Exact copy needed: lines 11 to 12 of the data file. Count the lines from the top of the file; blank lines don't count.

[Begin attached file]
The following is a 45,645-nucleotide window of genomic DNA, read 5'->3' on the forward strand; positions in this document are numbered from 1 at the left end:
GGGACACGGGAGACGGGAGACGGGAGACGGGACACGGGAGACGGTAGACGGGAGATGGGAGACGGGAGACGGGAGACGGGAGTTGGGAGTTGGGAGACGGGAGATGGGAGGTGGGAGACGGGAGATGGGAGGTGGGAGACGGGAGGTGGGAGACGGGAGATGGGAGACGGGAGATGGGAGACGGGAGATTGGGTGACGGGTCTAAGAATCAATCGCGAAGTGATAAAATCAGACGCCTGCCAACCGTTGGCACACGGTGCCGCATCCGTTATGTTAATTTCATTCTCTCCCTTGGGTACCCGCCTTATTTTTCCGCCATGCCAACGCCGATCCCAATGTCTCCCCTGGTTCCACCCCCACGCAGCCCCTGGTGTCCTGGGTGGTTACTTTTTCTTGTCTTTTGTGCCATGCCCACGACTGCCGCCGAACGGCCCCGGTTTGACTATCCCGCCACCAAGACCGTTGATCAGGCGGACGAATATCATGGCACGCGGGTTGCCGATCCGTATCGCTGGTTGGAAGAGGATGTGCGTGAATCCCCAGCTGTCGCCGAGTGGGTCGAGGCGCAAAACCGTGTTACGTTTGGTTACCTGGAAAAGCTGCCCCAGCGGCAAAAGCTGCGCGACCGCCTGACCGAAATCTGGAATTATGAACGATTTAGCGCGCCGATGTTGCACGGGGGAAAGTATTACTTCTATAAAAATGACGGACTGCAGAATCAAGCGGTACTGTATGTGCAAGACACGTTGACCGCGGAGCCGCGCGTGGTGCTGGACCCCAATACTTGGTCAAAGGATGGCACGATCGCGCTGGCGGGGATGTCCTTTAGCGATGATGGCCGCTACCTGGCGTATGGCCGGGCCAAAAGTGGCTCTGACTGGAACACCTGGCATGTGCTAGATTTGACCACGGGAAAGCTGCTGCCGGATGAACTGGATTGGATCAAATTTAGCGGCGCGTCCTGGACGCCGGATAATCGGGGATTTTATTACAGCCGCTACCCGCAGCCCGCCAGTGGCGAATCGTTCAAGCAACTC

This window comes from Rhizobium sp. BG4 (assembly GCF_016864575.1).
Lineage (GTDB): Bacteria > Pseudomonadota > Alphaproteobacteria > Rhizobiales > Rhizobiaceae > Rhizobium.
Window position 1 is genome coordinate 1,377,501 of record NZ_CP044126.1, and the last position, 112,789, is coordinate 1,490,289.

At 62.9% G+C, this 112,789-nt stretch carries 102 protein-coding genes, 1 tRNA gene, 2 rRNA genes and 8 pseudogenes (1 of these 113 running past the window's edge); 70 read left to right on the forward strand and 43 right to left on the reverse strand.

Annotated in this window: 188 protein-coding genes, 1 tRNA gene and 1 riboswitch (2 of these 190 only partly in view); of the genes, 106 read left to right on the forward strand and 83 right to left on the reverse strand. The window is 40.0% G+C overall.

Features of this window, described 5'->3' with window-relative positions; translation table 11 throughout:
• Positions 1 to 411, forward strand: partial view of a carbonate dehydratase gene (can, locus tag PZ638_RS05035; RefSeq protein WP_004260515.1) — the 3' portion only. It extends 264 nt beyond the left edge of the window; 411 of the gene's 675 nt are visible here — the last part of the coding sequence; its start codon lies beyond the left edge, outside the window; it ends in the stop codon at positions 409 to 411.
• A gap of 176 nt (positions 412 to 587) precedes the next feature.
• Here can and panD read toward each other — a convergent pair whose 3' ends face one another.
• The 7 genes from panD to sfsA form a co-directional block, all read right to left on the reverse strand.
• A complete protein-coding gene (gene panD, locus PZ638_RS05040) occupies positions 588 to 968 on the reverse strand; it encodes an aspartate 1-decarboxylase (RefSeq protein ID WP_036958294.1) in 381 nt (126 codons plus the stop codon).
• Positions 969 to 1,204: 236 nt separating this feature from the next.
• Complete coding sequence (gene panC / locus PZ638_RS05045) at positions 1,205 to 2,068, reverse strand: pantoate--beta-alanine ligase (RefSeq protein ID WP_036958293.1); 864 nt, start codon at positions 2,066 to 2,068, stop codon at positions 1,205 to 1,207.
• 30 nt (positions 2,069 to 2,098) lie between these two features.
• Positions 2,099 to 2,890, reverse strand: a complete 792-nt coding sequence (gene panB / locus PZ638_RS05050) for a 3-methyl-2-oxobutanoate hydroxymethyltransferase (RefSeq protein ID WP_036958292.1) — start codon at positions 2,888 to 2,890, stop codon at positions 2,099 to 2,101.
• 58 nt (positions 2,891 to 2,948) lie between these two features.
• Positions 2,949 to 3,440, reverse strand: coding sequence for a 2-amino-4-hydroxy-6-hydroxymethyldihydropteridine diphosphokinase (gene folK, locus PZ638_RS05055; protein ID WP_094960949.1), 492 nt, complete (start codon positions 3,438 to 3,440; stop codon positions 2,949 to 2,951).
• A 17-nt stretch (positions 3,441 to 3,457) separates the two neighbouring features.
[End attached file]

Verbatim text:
• Here can and panD read toward each other — a convergent pair whose 3' ends face one another.
• The 7 genes from panD to sfsA form a co-directional block, all read right to left on the reverse strand.